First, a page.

· Notably, the executive compensation peer group utilized by ISS differs in important respects, including its inclusion of the CEO of Saul Centers, Inc. in its median CEO total pay analysis, despite the publicly available and generally understood fact that its CEO compensation level is intentionally and artificially low given the nature of the entity and the CEO ownership stake.

 

The Company’s TSR targets and plan design features are consistent with market practice.

 

· ISS raises concerns regarding the Company’s long-standing practice of using total shareholder return (“TSR”) metrics that compensate participants at the target level if the Company produces median performance. However, when the Committee last evaluated this approach, 80% of our disclosed compensation peer group, and over 70% of the S&P 500 companies that use relative TSR, disclose a scale that targeted a 100% payout for median performance. This feature has remained unchanged since TSR metrics were first introduced into the Company’s compensation program.
· ISS also criticizes the lack of a cap on payouts should absolute TSR be negative. However, ISS does not adequately discuss the fact that the 150% limit on the maximum award that can be granted acts as a de facto cap on TSR-based compensation, as the 150% limit is well below the commonly applied 200% maximum award level of many of the Company’s peers. In addition, the Committee has been advised that only 38% of our disclosed compensation peers have a cap on payouts for negative absolute returns and that the statistics are similar for S&P 500 companies that use relative TSR metrics. Based on these multiple reasons, the Committee determined that no cap was necessary in light of this design.
· Nevertheless, the Committee will continue to monitor market (both peer and broader general industry) trends and evaluate any potential plan design features in future years, recognizing that there have been some changes to TSR design practices in recent years.

 

Additional features of the Compensation Program make clear the Company is properly focused on long-term incentives.

 

· The concerns highlighted by ISS are further mitigated by the Company’s stockholder-friendly, long-term focus on retention and value creation. Performance awards are measured over a 3-year period with one-third of shares vesting in each of the three years following the measurement period. Further, the Company’s equity programs include 5-year ratable vesting, despite a vast majority of peers and broader market participants utilizing a 3-year vesting period.

 

 

 

 

The Company has utilized an appropriate peer group for its TSR equity incentive grants, and based on verifiable results, awarded 2019 performance units moderately above the target level.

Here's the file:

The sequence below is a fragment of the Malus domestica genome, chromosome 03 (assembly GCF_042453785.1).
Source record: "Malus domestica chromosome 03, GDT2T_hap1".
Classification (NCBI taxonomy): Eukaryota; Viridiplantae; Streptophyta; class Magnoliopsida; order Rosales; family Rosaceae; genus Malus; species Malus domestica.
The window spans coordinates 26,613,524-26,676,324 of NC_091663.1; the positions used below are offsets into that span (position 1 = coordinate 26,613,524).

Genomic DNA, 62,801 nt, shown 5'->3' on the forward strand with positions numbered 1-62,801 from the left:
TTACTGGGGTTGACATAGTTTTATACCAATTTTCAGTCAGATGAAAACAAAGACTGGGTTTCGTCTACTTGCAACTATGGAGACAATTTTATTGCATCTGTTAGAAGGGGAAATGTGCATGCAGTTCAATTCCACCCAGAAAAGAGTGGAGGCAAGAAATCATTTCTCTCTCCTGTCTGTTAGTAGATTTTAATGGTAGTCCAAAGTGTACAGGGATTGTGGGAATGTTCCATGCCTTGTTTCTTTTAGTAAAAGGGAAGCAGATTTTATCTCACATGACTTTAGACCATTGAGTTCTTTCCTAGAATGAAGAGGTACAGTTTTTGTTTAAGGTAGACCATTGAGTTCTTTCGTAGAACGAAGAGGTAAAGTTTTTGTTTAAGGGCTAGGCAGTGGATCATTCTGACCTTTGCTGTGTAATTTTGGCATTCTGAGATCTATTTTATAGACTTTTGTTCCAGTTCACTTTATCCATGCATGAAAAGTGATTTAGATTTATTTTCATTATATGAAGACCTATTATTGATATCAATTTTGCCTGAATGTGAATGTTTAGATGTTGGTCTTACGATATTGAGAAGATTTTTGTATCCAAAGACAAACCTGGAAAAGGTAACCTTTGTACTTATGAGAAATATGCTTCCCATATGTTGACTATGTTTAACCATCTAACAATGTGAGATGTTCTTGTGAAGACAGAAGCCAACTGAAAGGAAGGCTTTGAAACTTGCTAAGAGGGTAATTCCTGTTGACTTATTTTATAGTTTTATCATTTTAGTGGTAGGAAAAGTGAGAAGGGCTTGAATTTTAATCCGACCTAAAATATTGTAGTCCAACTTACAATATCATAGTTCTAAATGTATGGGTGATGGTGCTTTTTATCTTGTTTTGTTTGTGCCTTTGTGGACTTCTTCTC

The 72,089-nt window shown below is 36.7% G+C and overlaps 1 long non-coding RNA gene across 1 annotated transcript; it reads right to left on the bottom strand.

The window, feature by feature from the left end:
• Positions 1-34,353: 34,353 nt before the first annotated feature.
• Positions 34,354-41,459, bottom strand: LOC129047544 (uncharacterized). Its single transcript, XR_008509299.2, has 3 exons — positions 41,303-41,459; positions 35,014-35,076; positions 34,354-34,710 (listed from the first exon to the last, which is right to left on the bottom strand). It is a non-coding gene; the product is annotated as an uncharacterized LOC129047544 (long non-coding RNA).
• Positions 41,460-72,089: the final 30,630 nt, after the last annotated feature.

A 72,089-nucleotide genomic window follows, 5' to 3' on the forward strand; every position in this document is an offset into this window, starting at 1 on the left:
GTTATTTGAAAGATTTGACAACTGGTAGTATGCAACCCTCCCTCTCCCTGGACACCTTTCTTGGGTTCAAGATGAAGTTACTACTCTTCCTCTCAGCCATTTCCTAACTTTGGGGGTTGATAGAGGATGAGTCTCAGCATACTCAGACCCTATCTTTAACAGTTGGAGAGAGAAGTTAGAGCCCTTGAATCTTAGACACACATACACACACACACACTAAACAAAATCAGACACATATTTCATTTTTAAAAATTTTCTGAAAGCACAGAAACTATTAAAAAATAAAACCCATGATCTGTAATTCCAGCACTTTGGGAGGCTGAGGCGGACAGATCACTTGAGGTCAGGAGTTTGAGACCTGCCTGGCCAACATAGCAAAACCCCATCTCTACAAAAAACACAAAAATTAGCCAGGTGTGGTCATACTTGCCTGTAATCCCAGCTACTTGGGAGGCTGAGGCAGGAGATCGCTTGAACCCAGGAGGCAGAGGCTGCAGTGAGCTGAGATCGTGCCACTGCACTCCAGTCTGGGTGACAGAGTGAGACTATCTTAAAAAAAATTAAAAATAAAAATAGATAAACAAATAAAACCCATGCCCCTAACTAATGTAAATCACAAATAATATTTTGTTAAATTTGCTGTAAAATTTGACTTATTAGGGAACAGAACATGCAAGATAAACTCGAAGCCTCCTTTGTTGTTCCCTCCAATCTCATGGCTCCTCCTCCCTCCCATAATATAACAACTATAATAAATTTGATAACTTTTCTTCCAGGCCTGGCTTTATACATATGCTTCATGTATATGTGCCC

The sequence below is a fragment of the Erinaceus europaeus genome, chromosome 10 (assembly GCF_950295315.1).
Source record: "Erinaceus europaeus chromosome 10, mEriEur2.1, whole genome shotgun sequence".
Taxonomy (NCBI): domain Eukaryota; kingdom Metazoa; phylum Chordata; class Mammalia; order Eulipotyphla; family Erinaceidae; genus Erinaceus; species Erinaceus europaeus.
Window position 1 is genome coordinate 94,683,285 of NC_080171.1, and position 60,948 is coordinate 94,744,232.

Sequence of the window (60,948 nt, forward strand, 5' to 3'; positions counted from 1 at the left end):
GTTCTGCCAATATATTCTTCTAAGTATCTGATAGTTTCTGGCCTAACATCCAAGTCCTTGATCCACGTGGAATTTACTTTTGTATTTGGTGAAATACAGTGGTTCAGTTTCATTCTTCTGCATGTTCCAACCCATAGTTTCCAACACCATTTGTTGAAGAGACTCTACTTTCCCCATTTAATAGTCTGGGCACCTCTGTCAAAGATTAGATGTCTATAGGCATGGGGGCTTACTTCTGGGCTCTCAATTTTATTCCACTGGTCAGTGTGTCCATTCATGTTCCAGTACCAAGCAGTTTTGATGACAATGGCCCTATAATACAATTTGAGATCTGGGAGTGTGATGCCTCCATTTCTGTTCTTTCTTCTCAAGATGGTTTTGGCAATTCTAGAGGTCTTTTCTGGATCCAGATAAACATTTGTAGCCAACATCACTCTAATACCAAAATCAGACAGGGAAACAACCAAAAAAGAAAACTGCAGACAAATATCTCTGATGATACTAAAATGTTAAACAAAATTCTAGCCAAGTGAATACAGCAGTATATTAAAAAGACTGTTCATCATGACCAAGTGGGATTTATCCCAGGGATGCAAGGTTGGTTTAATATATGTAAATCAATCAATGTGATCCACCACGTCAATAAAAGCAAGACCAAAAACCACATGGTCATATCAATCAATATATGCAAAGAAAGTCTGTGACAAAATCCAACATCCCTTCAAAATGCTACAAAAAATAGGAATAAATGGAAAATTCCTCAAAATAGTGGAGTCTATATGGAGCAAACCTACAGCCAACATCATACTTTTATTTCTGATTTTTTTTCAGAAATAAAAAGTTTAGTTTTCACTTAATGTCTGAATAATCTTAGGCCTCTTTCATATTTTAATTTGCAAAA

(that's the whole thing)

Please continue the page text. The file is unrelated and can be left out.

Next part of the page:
· ISS noted that the peer group analyzed by the Committee in connection with the design of the TSR equity incentive grants was not previously disclosed. The Company utilized a peer group with respect to its grants for the 2021 plan year described in the 2022 Proxy that consisted of the following companies:

 

EPR Properties
Essential Properties Realty Trust, Inc.
Four Corners Property Trust, Inc.
Getty Realty Corp.
National Retail Properties, Inc.
Realty Income Corporation
Spirit Realty Capital, Inc.
STORE Capital Corporation
W.P. Carey Inc.

 

The Committee continues to monitor the appropriate peers and will adjust its TSR peer group as necessary in connection with future grants. The Committee has full confidence that it has selected an appropriate peer group.

 

· In addition, ISS noted that the Company had not previously disclosed the results for prior performance periods. In February 2019, the Committee awarded performance units to certain named executive officers, which were then measured over a three-year performance period ending on December 31, 2021. The value of the performance units was determined based on the Company’s three-year TSR relative to the constituents of the MSCI REIT index and its peer group. As the Company will specify in its forthcoming quarterly results consistent with past practice, the performance units were earned at approximately 106% of the original target award amount, based on unadjusted performance results relative to the aforementioned groups.

 

The Company expects to remain engaged on compensation and governance issues with its stockholders, and in response to ISS comments will consider additional disclosures in future proxy materials. Our dedication to stockholder engagement has been demonstrated in recent years by our appointment of a lead independent director, adoption and enhancement of stock ownership guidelines, an anti-pledging and anti-hedging policy and an executive compensation claw-back policy. We will continue to be responsive to stockholder concerns and align our well-received compensation practices with the long-term interests of our stockholders.

 

Sincerely,

 

Gregory Lehmkuhl

Compensation Committee Chair